Bulgaria lies in Europe

Countries have different attitudes towards their flags. Take for example Poland; it’s pretty normal. Many houses have a metal appliance above the entrance of many houses in which you can stick one or two flags, usually Polish ones. It’s neat and a bit boring, but so is their flag. I already wrote about the Turkish flag-habits (they put up giant ones all around Istanbul, each of them bigger than the biggest home I’ll ever own). In Russia, every flag pole has the colours of the Russian flag around it. That’s handy, because you sometimes forget in which country you are in the middle of Siberia. It’s like one step and you’re already in the next of those tiny little states up there. Hungary has a more subtle attempt; you don’t see too many flags on the streets, but if you look out for it, you’ll realize almost everything is in the national colours green, red and white. And then, there’s Germany. For one-and-a-half years, you see barely any flag anywhere (except for as a decoration on any shop selling meat), until it’s either European or World Championship. As soon as that happens, everything is bathing in black, red, and yellow. Why is football (and meat) so important to us? Very interesting question, but the answer is too long  to write about here. Hint: I think it both has to do about the second World War.

Cliffs on the shore of Ahtopol: Small, quite, cozy.

Cliffs on the shore of Ahtopol: Small, quite, cozy.

Anyways, when I was in Bulgaria the last few days, visiting a friend, I realised something I thought to be interesting; they pair their flags with the flag of the EU. I’m a huge fan of the european idea (no war in western Europe in seventy years, quite the achievement!), so I think that’s good. But I also wondered. The area I visited was the south-eastern coastal area. This is a highly touristic countryside. Many buses wear the badge of the Union, in addition to a small line that reminds the passanger that this bus was funded by EU-money. Many flats are being built in all of the towns I saw. It’s hard to tell which of them are abandoned (like the church in Ahtopol), but I of course hope as many of them will soon be full of tourists chilling at the Black Sea. Back to the EU-flags; are they opportunism, thankfulness, or signs of true bonds to the Union? I do not know. But I’m thankful for any input.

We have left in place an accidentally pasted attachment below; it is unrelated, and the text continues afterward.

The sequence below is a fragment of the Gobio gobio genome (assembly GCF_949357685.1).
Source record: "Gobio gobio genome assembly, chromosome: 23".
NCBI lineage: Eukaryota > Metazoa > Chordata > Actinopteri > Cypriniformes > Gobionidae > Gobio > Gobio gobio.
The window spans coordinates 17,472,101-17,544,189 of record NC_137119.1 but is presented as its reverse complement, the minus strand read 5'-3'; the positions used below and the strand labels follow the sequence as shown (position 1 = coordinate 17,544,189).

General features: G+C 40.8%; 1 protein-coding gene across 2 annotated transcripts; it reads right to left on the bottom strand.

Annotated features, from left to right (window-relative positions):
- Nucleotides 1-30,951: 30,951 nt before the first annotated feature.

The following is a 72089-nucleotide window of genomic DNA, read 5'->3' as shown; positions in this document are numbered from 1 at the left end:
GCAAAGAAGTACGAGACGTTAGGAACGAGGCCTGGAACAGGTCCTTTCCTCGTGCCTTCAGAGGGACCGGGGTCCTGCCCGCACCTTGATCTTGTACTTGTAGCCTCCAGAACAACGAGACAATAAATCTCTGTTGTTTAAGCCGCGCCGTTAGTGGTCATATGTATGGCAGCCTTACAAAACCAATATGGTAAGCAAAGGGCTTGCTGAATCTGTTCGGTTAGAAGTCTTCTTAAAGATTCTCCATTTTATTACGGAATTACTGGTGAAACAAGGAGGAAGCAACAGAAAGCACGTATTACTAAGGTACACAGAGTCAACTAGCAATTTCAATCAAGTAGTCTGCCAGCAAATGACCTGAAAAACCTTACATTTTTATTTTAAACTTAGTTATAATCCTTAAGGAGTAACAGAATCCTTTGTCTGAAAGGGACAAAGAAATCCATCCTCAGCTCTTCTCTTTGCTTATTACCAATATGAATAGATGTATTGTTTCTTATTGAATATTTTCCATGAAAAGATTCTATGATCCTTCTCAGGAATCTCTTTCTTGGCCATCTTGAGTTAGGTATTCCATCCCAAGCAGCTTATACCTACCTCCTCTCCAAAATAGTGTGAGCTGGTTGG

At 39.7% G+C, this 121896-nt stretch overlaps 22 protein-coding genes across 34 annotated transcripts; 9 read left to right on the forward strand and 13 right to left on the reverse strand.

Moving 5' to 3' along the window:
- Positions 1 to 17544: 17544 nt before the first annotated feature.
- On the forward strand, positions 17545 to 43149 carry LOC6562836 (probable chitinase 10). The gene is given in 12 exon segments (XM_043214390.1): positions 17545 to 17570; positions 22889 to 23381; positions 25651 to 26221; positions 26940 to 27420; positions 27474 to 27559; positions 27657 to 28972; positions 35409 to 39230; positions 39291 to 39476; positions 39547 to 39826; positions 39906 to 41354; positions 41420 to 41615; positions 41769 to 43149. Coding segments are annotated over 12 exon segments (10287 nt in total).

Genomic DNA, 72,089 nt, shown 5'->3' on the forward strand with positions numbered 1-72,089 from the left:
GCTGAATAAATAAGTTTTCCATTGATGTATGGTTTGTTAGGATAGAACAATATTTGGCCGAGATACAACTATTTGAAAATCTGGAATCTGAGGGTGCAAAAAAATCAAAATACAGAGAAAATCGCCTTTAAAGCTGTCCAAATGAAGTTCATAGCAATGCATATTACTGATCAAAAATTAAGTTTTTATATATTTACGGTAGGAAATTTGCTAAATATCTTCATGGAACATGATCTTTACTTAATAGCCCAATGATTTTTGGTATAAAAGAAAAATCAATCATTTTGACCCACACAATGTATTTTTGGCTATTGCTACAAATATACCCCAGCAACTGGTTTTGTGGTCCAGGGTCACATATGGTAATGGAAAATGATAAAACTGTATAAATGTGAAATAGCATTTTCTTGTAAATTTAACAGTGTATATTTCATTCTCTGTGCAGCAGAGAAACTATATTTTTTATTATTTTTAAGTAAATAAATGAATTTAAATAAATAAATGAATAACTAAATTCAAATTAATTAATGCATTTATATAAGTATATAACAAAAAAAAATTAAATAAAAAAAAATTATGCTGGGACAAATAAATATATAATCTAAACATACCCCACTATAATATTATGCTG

Looking at this relievo in Burgas, you could almost forget on which side Bulgaria was during the war. Alas, Sovjet art always catches me with its simple but effective use of masculinity.

Looking at this relievo in Burgas, you could almost forget on which side Bulgaria was during the war. Alas, Sovjet art always catches me with its simple but effective use of masculinity.

What else to say about my trip? As opposed to the implication of my facebook post about a hostel in Burgas, it’s actually a nice city. I was there for few hours only, but it seems as if, additional to the beach-related fun you can have, there’s also a cultural offer. A number of museums (namely about archaeology) and a variety of operas were advertised. The inner city featues a new pedestrian area. Oh, yeah, and while buying a Bulgarian döner (french fries seem to be a standard ingredient for these), an Iranian man asked me about Hitler. It’s not always fun, but always necessary to explain that he was, in fact, not the greatest man alive. And that Germany’s current economical stability is not thanks to him.

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